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thedrifter
04-18-04, 08:11 AM
Drive for excellence Marine realizes dream of becoming drillmaster
Submitted by: MCRD San Diego
Story Identification Number: 200441618411
Story by Lance Cpl. Edward R. Guevara Jr.



When drill instructors dismiss their platoons, the new Marines about-face and take their leave. This 180-degree turn to the right from the position of attention initiated a career goal for one Marine who knew he would one day become a drill instructor.

"My passion for drill started when I was a recruit, and I did an about-face on the parade deck after receiving the command 'Platoon 1001 dismissed!'" said Staff Sgt. Daniel L. Tompkins, who has completed seven recruit-training cycles in his last two years here.

That passion has elevated his role in keeping alive the spirit of Marine Corps drill. Tompkins, the senior drill instructor for Platoon 1153, Company C, has been selected to assume duties as drillmaster for 1st Recruit Training Battalion.

"He came here with aspirations of becoming a drillmaster," said Staff Sgt. M. Dallas Miller, series gunnery sergeant, Co. C. "It's a really huge thing ... to be one of about 100 drill instructors in the battalion chosen for this. It's one of the highest honors you can get."

Tompkins attributes good timing to his selection.

"There are many great drill instructors here, and I think I just happen to be (ending my tour) when they are looking to replace the current drillmaster," explained Tompkins.

Others think it was more than timing that got the 27-year-old selected.

Tompkins' series gunnery sergeant at the time, 1st Sgt. John Lucero, showed early interest.

"He pulled me aside after watching me receive a 99 unit-leader score in drill for the second time and asked me if I was interested in becoming the next drillmaster," Tompkins said.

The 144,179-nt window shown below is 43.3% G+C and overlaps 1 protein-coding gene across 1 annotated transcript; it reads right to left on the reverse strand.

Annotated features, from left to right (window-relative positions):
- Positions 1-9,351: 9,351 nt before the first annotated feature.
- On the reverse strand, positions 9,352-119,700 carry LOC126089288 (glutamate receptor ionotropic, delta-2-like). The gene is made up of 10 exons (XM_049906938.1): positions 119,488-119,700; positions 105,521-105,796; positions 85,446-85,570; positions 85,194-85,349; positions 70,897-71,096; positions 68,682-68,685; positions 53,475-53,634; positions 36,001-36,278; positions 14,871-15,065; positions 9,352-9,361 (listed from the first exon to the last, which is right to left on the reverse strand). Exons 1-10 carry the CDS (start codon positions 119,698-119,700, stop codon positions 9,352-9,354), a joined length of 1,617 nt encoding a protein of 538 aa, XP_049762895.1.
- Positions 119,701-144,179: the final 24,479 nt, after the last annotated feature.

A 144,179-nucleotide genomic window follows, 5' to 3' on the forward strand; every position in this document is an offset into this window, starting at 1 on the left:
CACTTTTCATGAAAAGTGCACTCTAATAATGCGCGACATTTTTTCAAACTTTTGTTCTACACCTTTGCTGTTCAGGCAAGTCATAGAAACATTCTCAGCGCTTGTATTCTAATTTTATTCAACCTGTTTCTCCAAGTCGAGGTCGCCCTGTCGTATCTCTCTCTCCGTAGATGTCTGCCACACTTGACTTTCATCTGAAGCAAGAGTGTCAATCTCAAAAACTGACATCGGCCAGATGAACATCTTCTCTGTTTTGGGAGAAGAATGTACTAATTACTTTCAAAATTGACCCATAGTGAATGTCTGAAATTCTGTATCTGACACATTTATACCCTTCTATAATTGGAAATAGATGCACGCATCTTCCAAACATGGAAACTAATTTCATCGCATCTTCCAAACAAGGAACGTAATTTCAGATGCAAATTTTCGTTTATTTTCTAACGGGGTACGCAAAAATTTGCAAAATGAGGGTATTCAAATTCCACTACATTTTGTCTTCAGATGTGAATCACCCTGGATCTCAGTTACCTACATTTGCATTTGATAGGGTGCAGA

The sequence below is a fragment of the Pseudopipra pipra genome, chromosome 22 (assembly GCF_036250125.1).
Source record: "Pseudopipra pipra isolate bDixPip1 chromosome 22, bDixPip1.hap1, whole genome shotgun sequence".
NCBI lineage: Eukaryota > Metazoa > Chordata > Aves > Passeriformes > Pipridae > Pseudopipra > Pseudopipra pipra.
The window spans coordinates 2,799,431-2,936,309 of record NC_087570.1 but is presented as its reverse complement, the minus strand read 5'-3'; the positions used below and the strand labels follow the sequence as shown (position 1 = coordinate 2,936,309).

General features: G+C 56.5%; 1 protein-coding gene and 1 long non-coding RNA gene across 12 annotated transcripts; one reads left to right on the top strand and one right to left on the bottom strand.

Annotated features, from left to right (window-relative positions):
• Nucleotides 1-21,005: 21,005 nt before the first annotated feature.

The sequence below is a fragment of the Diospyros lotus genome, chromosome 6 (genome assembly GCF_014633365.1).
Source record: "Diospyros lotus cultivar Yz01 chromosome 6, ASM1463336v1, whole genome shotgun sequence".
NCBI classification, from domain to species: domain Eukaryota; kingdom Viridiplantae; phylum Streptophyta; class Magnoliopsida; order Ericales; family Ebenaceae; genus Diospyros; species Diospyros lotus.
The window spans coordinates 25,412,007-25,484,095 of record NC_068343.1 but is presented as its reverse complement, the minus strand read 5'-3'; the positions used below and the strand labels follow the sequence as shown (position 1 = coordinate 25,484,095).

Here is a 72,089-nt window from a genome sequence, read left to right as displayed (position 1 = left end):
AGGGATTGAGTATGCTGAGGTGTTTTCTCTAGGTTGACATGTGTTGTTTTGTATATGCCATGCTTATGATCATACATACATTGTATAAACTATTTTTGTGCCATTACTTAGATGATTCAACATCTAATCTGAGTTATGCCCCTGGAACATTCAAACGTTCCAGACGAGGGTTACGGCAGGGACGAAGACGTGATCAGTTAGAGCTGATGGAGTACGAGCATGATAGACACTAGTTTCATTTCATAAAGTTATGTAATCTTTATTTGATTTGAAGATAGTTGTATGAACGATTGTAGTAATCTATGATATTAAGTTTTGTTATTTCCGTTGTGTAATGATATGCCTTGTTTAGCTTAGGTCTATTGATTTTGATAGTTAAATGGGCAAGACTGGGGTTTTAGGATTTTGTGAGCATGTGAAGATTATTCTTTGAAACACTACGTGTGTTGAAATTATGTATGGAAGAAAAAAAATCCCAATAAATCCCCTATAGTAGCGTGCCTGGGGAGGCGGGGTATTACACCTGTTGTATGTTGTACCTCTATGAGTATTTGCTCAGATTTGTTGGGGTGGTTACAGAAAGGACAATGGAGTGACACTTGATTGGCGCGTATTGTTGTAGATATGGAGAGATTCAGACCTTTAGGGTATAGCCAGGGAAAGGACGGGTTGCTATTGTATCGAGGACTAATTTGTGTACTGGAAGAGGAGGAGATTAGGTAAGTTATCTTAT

His leaders reviewed him for the position, and 1st Bn.'s sergeant major made the final decision to choose Tompkins.

"His consistency at doing well in drill and his ability to communicate with other Marines were the deciding factors," said Sgt. Maj. Joseph B. Morgan. "The battalion drillmaster has to communicate and educate. You can't educate without communication."

Like any drillmaster, Tompkins understands and keeps current with the large drill manual.

"I don't think I am better than anyone else," he said. "I just understand it."

According to Tompkins, being selected is a major accomplishment with great meaning. He set goals on the drill field, and becoming a drillmaster topped them all.

Tompkins credits his wife, Rachel, for helping him along the way.

"I have been with her for four years, and she has been a big factor to my success," said Tompkins. "She would do whatever she could, like wake up at (3 a.m.) to make coffee, bring me chow when I am on duty or do laundry. You name it; she does it."

She raises three children: Courtney, 6; Justin, 2; and Shelby, 1, and she has also supported Tompkins by attending numerous graduations and drill competitions.

"I think she did a tour of the Depot as well," he said. "Her job is harder than mine."

After scoring a perfect unit-leader score Monday, Tompkins will assume his new position today.

http://www.usmc.mil/marinelink/image1.nsf/Lookup/2004416184713/$file/SSGT_D_Tompkins_lr.jpg

Staff Sgt. Daniel L. Tompkins, senior drill instructor, Platoon 1153, Company C, calls cadence during Co. C's final drill competition April 12 as his soon-to-be boss, Gunnery Sgt. Pedro Dominguez Jr., regimental drillmaster, Recruit Training Regiment, grades his performance. Tompkins was recently selected as the next drillmaster for 1st Recruit Training Battalion. Photo by: Lance Cpl. Edward R. Guevara Jr.

http://www.usmc.mil/marinelink/mcn2000.nsf/main5/97E868CE0DF6987285256E78007C9AED?opendocument


Ellie